THE HIKE: The first part of this hike mirrors the hike to the Chimney Tops. All total we will be doing 6.6 miles on this round trip strenuous hike. Many of most of you are already familiar with the Chimney Tops Trail, so I will not rehash all of that here. But suffice it to say, this trail goes up, up, and up. The rehab on this trail will be apparent from the beginning. The crossings are better, the trail is better and more stable…it’s just all better. But guess what? It is still hard.
This trail was used heavily in the days before there were roads going up and over Newfound Gap and was still used pretty heavily after the first roads were put in. Since that time, you won’t see a lot of people on this trail. It is busiest during winter when Clingmans Dome Road is closed, but it is busy only by comparison. It is, however, one of the best ways to reach Clingmans Dome Road when that road is closed for winter, especially if you are a cross country skier.
As I have said before, the trail is steep, and that has not changed despite the rehab. Wear good hiking boots, preferably waterproof, for this hike. More on that later. There are still rocks and roots; mostly rocks; all over the place. The inclines will bend your ankles and your back, but it is exhilarating nonetheless. As you and what seems like everybody else in the national park hike this together, when you get .9 mile in the trail splits. The Chimney trail goes off to the right. The Road Prong keeps moving straight ahead…and up. Keep going straight. It is likely nobody will follow you along this trail. In fact, people will probably look at you weird wondering where the heck you are going. the last time I hiked this trail, I had someone stop me after the trail junction and said, “You know the Chimney’s are this way, right?” I politely told the man I was hiking to Clingmans Dome and continued.
The next 2.4 miles of solitude will be nice. It will also hide the heavy breathing you will be doing from the continued steep inclines and the constant doubling over to catch your breath. But regardless, it is still pretty cool. You will be gaining a lot of elevation. If you have driven between Chimney Tops and Clingman’s Dome Road, you know it is a long way up over many miles. This covers the same elevation in just 3.3 miles. Obviously also, as you go up, the views are going to continue to get better and better. There is a lot of tree cover, but it opens up here and there for some amazing views.
This area has some places that have a very narrow trail path like you often see along the AT, but what is different is that the path is very often covered with rocks. In fact, it almost seems like the rocks are the trail in several places. They are doable, but will no doubt slow you down. Again, wear good boots.
You will also be right along side Road Prong Creek for most of the trail. You will also have several crossings over it without the aid of footbridges. This isn’t much of a big deal because with all the rocks, you can rock hop it pretty easily without getting wet, but waterproof boots are still a good idea. The only time it might be hard to rock hop is after a big snow starts melting and winding the water back downhill. Other than that, you should be good.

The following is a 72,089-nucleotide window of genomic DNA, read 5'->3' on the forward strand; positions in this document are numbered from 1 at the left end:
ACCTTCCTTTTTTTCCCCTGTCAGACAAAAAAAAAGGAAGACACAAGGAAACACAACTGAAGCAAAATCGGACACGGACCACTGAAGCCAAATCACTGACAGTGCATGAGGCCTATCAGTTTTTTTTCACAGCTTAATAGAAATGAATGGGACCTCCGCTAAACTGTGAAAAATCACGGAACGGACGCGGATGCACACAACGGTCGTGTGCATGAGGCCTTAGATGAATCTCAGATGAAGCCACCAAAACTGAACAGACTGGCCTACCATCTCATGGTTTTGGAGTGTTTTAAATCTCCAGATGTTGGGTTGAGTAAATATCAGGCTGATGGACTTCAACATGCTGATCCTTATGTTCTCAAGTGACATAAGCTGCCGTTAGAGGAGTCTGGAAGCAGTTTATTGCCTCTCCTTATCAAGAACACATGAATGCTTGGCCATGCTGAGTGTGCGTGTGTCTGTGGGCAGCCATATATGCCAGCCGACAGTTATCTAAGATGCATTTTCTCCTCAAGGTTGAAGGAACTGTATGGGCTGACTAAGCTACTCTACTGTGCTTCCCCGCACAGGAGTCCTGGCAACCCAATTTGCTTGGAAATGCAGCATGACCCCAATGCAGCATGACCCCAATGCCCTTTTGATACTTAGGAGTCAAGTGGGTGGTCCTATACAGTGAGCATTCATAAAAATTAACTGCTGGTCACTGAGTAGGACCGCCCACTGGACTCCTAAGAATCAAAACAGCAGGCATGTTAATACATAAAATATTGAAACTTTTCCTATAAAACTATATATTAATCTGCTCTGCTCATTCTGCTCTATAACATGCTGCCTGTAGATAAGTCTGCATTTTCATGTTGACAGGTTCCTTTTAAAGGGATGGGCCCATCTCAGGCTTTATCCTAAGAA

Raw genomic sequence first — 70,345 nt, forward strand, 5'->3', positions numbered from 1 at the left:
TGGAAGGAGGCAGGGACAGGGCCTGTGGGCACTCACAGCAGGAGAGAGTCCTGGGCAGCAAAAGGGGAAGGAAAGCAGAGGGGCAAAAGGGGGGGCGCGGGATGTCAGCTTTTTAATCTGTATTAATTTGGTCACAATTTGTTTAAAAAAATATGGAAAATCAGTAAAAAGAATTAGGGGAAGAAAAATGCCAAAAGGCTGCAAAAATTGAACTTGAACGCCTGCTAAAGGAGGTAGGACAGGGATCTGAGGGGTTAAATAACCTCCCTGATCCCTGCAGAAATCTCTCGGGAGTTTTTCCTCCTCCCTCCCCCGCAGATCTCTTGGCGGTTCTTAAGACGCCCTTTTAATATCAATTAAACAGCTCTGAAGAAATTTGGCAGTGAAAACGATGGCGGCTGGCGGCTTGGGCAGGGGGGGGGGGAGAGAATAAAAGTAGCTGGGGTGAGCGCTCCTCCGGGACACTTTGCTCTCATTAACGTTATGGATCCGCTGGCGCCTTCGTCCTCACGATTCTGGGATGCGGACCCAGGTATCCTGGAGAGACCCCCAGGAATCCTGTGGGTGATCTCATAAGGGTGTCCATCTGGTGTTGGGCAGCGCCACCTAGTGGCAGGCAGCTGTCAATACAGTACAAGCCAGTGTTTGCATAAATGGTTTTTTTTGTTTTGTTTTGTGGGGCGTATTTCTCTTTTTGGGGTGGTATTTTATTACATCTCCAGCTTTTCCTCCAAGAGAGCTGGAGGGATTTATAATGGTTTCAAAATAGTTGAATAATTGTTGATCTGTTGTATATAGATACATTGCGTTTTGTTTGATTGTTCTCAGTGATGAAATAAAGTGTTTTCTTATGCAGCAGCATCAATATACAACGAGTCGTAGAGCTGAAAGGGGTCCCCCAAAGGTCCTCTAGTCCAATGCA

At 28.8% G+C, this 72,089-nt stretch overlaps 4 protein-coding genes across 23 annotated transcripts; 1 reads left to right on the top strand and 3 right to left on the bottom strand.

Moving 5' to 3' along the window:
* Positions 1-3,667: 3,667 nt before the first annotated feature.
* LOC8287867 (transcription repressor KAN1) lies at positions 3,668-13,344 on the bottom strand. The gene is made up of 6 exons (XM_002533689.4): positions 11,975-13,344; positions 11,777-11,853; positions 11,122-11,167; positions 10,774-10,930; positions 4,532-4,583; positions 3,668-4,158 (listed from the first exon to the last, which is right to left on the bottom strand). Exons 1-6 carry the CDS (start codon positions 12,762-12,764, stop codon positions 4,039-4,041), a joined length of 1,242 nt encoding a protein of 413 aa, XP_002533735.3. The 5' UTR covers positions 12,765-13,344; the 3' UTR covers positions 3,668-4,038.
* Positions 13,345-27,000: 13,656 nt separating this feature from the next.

There are several small waterfalls along this trail that are unofficial, meaning that they won’t be on any trail maps or signage along an official park trail. Side trails to get to them are pretty easy and short. They are occasionally a little overgrown, but it will still be obvious where to go. Waterfalls are small like I said and range anywhere from 10-15 feet, but they are still really nice to see and great places to take a break, which believe me, you will want to. As you finish the trail off, you will come to the junction with the Appalachian Trail and just a little further you will run right onto Clingmans Dome Road.
It is cool to be on this part of the AT because almost nobody hikes it except thru hikers or section hikers, so you can have some really good conversations with people. It is also neat and weird to be on Clingmans Dome Road with no cars on it during winter. You can stand in the middle of the road with no worries. For some reason, I always end up looking over my shoulders for oncoming cars.
Obviously the views from here are excellent. You have climbed over 2000 feet in less than 3.5 miles and are standing at over 6000 feet in altitude. Definitely bring the camera. From here you have a choice to make. If you want to do this as a shuttle hike, have a car meet you at Newfound Gap. You will take a left onto the Appalachian Trail for 1.7 miles to the parking area. You could also hike south to Clingmans Dome, but that does add an extra 12 miles roundtrip, so I probably wouldn’t recommend that to you unless you are in really good shape or staying overnight. The problem is that there is really nowhere along this stretch to camp. The only thing there is Mount Collins Shelter which is halfway up to the Dome.
Your last option is to simply stop once you reach Clingman’s Dome Road and turn around and retrace your steps. Keep in mind that this will take you more time than the typical descent just due to the steepness and the huge amount of rocks. In fact, if you can take all the rocks from this trail and line them up, they would go around the world twice. Okay, I have absolutely no proof of that. But I bet you’ll agree with me when you get done.
Overall this is a hike that offers easy access at a great location. You have to work for it, but is great. If you really want a challenge, hike to the Chimney Tops on your way down. It only adds 2.2 miles roundtrip. Enjoy!